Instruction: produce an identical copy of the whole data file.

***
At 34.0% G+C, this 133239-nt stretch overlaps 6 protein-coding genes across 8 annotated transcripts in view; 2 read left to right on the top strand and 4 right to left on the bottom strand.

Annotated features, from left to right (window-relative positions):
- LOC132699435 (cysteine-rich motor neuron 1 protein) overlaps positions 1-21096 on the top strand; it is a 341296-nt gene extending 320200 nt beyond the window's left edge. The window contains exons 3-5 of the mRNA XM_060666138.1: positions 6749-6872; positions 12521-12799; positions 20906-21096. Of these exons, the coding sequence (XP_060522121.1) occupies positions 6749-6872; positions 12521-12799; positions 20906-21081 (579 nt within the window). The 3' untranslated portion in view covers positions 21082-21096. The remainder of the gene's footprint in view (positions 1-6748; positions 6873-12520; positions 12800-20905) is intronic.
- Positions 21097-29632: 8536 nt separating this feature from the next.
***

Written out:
At 34.0% G+C, this 133239-nt stretch overlaps 6 protein-coding genes across 8 annotated transcripts in view; 2 read left to right on the top strand and 4 right to left on the bottom strand.

Annotated features, from left to right (window-relative positions):
- LOC132699435 (cysteine-rich motor neuron 1 protein) overlaps positions 1-21096 on the top strand; it is a 341296-nt gene extending 320200 nt beyond the window's left edge. The window contains exons 3-5 of the mRNA XM_060666138.1: positions 6749-6872; positions 12521-12799; positions 20906-21096. Of these exons, the coding sequence (XP_060522121.1) occupies positions 6749-6872; positions 12521-12799; positions 20906-21081 (579 nt within the window). The 3' untranslated portion in view covers positions 21082-21096. The remainder of the gene's footprint in view (positions 1-6748; positions 6873-12520; positions 12800-20905) is intronic.
- Positions 21097-29632: 8536 nt separating this feature from the next.